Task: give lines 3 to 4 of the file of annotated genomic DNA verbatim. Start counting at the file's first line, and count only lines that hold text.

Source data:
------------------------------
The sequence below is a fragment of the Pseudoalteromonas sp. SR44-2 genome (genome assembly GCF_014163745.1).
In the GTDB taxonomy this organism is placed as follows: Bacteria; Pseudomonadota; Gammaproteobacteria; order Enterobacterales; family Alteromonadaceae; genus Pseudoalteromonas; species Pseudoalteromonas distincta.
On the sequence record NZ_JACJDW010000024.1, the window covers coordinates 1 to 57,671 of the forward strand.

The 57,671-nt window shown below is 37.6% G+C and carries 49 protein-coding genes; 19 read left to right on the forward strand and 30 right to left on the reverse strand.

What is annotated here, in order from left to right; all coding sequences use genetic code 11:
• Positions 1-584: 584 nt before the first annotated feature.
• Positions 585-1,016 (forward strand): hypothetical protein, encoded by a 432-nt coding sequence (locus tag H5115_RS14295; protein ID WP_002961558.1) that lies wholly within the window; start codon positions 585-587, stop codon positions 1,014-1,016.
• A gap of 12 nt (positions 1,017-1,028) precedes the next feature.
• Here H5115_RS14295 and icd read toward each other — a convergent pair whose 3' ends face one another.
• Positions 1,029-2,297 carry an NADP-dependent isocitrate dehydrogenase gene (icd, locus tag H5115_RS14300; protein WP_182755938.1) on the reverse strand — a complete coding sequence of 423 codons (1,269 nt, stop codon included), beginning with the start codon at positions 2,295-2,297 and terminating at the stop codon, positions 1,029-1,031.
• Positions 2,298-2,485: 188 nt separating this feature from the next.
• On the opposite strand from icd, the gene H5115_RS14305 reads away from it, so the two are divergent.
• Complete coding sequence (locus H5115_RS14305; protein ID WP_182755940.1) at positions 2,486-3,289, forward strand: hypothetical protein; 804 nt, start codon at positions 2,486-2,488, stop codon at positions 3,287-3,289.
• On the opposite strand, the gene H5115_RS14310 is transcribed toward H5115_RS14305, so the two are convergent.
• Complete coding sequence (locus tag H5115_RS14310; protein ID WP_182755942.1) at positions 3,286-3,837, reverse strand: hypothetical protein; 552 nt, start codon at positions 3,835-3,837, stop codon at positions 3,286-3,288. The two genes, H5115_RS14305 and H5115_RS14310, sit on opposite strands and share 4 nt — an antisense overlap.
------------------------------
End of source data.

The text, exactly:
On the sequence record NZ_JACJDW010000024.1, the window covers coordinates 1 to 57,671 of the forward strand.

The 57,671-nt window shown below is 37.6% G+C and carries 49 protein-coding genes; 19 read left to right on the forward strand and 30 right to left on the reverse strand.